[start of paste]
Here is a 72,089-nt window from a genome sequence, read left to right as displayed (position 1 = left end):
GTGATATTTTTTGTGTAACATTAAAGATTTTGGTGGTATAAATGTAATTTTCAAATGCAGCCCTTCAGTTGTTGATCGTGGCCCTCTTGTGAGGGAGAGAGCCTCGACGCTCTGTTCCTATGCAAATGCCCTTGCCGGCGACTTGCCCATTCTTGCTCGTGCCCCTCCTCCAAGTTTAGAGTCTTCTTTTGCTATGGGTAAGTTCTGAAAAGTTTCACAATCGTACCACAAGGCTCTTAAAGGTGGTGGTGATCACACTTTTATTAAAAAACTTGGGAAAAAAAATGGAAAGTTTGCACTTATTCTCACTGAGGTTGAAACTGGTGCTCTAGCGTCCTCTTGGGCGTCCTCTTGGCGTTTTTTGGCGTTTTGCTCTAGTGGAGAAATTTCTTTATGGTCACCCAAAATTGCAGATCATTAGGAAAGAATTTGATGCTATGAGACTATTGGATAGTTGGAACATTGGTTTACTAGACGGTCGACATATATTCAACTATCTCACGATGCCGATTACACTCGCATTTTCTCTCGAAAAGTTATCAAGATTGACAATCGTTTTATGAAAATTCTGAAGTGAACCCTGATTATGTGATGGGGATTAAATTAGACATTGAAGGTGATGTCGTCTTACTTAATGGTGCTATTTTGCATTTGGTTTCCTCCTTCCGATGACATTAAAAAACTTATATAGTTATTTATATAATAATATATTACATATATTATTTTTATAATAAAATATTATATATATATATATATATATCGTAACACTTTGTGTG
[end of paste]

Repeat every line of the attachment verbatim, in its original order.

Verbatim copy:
Here is a 72,089-nt window from a genome sequence, read left to right as displayed (position 1 = left end):
GTGATATTTTTTGTGTAACATTAAAGATTTTGGTGGTATAAATGTAATTTTCAAATGCAGCCCTTCAGTTGTTGATCGTGGCCCTCTTGTGAGGGAGAGAGCCTCGACGCTCTGTTCCTATGCAAATGCCCTTGCCGGCGACTTGCCCATTCTTGCTCGTGCCCCTCCTCCAAGTTTAGAGTCTTCTTTTGCTATGGGTAAGTTCTGAAAAGTTTCACAATCGTACCACAAGGCTCTTAAAGGTGGTGGTGATCACACTTTTATTAAAAAACTTGGGAAAAAAAATGGAAAGTTTGCACTTATTCTCACTGAGGTTGAAACTGGTGCTCTAGCGTCCTCTTGGGCGTCCTCTTGGCGTTTTTTGGCGTTTTGCTCTAGTGGAGAAATTTCTTTATGGTCACCCAAAATTGCAGATCATTAGGAAAGAATTTGATGCTATGAGACTATTGGATAGTTGGAACATTGGTTTACTAGACGGTCGACATATATTCAACTATCTCACGATGCCGATTACACTCGCATTTTCTCTCGAAAAGTTATCAAGATTGACAATCGTTTTATGAAAATTCTGAAGTGAACCCTGATTATGTGATGGGGATTAAATTAGACATTGAAGGTGATGTCGTCTTACTTAATGGTGCTATTTTGCATTTGGTTTCCTCCTTCCGATGACATTAAAAAACTTATATAGTTATTTATATAATAATATATTACATATATTATTTTTATAATAAAATATTATATATATATATATATATATCGTAACACTTTGTGTG